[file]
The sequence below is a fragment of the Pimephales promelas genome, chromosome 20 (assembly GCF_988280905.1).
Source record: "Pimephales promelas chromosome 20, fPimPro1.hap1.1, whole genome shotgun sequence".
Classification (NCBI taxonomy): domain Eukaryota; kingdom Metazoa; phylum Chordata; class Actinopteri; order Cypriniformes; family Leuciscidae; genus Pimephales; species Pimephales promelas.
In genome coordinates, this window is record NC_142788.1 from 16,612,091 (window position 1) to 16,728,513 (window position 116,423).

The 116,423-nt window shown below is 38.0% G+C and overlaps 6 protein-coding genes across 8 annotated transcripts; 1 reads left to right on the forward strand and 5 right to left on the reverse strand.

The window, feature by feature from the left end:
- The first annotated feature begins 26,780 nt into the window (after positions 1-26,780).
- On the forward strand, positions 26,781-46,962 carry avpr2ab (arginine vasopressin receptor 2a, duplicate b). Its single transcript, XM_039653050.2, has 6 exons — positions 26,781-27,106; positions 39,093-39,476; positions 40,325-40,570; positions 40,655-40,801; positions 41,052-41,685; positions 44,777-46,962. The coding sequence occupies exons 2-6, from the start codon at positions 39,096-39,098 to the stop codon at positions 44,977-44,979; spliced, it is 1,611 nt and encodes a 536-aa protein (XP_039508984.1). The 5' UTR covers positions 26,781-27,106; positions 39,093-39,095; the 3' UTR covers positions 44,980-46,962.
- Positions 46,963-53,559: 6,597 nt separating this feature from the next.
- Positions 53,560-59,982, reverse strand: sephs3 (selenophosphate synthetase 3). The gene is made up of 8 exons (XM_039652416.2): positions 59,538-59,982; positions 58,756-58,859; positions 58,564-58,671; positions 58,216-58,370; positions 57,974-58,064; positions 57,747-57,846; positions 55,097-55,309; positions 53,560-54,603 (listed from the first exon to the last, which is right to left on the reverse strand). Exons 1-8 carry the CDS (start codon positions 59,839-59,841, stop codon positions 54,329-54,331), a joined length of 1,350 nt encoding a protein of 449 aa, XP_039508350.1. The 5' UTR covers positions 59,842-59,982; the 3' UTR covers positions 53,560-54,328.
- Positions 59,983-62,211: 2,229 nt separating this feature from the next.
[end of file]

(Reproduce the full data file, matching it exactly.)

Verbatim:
The sequence below is a fragment of the Pimephales promelas genome, chromosome 20 (assembly GCF_988280905.1).
Source record: "Pimephales promelas chromosome 20, fPimPro1.hap1.1, whole genome shotgun sequence".
Classification (NCBI taxonomy): domain Eukaryota; kingdom Metazoa; phylum Chordata; class Actinopteri; order Cypriniformes; family Leuciscidae; genus Pimephales; species Pimephales promelas.
In genome coordinates, this window is record NC_142788.1 from 16,612,091 (window position 1) to 16,728,513 (window position 116,423).

The 116,423-nt window shown below is 38.0% G+C and overlaps 6 protein-coding genes across 8 annotated transcripts; 1 reads left to right on the forward strand and 5 right to left on the reverse strand.

The window, feature by feature from the left end:
- The first annotated feature begins 26,780 nt into the window (after positions 1-26,780).
- On the forward strand, positions 26,781-46,962 carry avpr2ab (arginine vasopressin receptor 2a, duplicate b). Its single transcript, XM_039653050.2, has 6 exons — positions 26,781-27,106; positions 39,093-39,476; positions 40,325-40,570; positions 40,655-40,801; positions 41,052-41,685; positions 44,777-46,962. The coding sequence occupies exons 2-6, from the start codon at positions 39,096-39,098 to the stop codon at positions 44,977-44,979; spliced, it is 1,611 nt and encodes a 536-aa protein (XP_039508984.1). The 5' UTR covers positions 26,781-27,106; positions 39,093-39,095; the 3' UTR covers positions 44,980-46,962.
- Positions 46,963-53,559: 6,597 nt separating this feature from the next.
- Positions 53,560-59,982, reverse strand: sephs3 (selenophosphate synthetase 3). The gene is made up of 8 exons (XM_039652416.2): positions 59,538-59,982; positions 58,756-58,859; positions 58,564-58,671; positions 58,216-58,370; positions 57,974-58,064; positions 57,747-57,846; positions 55,097-55,309; positions 53,560-54,603 (listed from the first exon to the last, which is right to left on the reverse strand). Exons 1-8 carry the CDS (start codon positions 59,839-59,841, stop codon positions 54,329-54,331), a joined length of 1,350 nt encoding a protein of 449 aa, XP_039508350.1. The 5' UTR covers positions 59,842-59,982; the 3' UTR covers positions 53,560-54,328.
- Positions 59,983-62,211: 2,229 nt separating this feature from the next.